Prerequisites for Six Sigma Projects
To succeed at any Six Sigma project, you need a few key things:
- A project worth doing. This means that it should be worth at least $250,000 in savings. This applies to any business over $5 million in annual revenue. (Smaller businesses should look for at least $50-100,000.) If it's not worth doing, find a better project.
- A project concerned with operational problems that you can DIRECTLY control. You can't directly impact customer perceptions of your business, but you can improve your speed and quality. You can't make customers talk about your product or service, but you can improve it so much that they can't help but brag about it.
- Available data about the project. This means that you need measurements of the problem over time. And you need the underlying measures of various contributors to the problem to be able to laser focus your analysis. If you don't have the data, you will have to start collecting it. But this takes time. Isn't there a different $250,000 project that has all the data you need to get started right now?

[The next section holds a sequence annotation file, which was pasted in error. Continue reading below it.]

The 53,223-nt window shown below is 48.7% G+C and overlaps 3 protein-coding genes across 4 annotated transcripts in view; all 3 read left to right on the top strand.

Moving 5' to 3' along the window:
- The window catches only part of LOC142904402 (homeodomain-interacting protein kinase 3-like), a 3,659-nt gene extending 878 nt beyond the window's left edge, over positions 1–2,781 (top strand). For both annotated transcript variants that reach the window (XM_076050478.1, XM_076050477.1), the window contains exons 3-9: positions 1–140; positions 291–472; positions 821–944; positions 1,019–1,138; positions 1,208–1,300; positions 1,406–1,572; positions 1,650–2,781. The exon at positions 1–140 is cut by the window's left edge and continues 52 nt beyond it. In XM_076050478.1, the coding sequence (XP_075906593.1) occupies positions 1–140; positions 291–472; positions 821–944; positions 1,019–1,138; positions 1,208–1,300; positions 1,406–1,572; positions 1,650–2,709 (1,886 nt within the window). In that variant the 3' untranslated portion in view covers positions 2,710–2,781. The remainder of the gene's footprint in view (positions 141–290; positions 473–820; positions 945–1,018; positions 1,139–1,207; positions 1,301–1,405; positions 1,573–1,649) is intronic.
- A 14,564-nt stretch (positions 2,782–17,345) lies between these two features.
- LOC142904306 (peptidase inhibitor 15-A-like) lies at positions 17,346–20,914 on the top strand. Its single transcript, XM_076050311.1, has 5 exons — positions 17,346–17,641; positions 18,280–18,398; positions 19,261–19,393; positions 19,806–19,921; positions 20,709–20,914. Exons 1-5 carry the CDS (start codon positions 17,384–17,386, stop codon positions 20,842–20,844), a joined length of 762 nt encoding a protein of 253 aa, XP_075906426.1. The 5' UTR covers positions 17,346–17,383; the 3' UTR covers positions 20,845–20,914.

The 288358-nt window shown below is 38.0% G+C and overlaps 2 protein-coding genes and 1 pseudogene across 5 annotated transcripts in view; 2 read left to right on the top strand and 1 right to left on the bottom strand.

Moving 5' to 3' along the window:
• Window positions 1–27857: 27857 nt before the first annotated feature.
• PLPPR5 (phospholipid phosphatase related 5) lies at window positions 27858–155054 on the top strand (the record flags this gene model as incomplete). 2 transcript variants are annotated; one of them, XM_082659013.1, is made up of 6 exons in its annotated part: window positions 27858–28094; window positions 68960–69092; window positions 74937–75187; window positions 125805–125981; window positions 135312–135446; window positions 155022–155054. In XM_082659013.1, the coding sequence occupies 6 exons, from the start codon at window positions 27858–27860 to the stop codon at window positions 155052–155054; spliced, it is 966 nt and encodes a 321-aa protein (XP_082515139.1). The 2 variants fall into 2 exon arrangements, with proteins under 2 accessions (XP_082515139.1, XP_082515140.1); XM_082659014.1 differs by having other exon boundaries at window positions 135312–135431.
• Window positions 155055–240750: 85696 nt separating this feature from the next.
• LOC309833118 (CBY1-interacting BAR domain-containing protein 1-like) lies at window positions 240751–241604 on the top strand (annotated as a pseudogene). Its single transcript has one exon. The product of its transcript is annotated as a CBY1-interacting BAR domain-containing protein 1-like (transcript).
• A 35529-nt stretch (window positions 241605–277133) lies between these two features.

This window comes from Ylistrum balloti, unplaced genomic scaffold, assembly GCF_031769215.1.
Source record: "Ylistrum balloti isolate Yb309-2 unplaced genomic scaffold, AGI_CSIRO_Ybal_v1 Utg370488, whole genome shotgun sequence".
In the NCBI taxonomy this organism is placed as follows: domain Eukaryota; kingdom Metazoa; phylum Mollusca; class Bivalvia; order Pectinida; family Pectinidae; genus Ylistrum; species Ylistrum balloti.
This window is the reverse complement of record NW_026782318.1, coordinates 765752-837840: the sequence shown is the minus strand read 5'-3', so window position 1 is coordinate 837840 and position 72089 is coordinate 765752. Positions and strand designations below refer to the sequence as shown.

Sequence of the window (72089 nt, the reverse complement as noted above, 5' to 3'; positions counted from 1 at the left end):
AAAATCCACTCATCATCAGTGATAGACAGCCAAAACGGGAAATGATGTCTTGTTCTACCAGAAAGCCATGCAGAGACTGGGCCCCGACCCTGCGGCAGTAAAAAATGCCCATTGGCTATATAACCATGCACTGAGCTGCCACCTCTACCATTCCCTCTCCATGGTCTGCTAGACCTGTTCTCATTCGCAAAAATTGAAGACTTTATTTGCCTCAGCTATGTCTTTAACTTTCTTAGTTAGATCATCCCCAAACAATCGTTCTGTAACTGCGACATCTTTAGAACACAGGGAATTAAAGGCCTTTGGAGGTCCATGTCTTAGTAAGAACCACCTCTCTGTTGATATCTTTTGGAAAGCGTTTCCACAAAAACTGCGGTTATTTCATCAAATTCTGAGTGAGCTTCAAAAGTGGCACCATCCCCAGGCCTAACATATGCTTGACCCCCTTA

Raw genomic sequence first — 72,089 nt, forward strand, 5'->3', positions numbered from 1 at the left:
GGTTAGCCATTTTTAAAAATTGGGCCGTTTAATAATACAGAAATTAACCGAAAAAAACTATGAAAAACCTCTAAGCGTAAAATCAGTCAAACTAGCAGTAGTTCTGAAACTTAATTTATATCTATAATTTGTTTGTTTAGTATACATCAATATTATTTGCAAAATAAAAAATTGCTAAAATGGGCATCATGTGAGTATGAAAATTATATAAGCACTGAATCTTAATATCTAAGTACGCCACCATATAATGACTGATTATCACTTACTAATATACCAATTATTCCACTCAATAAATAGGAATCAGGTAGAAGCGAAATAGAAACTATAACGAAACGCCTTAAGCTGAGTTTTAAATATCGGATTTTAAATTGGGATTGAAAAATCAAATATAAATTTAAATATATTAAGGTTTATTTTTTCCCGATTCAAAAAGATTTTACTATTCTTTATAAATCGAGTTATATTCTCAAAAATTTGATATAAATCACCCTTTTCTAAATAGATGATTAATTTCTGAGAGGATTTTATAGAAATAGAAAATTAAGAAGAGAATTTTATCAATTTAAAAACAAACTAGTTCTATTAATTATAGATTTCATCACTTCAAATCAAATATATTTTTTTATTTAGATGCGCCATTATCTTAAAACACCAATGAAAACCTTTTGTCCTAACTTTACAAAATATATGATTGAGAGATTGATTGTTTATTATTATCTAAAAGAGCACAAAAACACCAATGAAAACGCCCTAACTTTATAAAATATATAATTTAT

- An operational manager or leader who wants to solve the problem. Without sponsorship, most projects will fail because you won't get the time and resources you need to succeed.
- An experienced Six Sigma guide who can help you laser focus the effort, find the root causes, and implement solutions in a matter of days not months.
If you don't have one of these prerequisites, spend the time to change your focus or get what you need to move forward. Otherwise you're just wasting your time and you're doomed to failure.
But when you meet these prerequisites, your chances of success soar. When you have a worthwhile project, the data to support it, committed leaders, and an experienced guide you can get results in days or weeks, not months or years.
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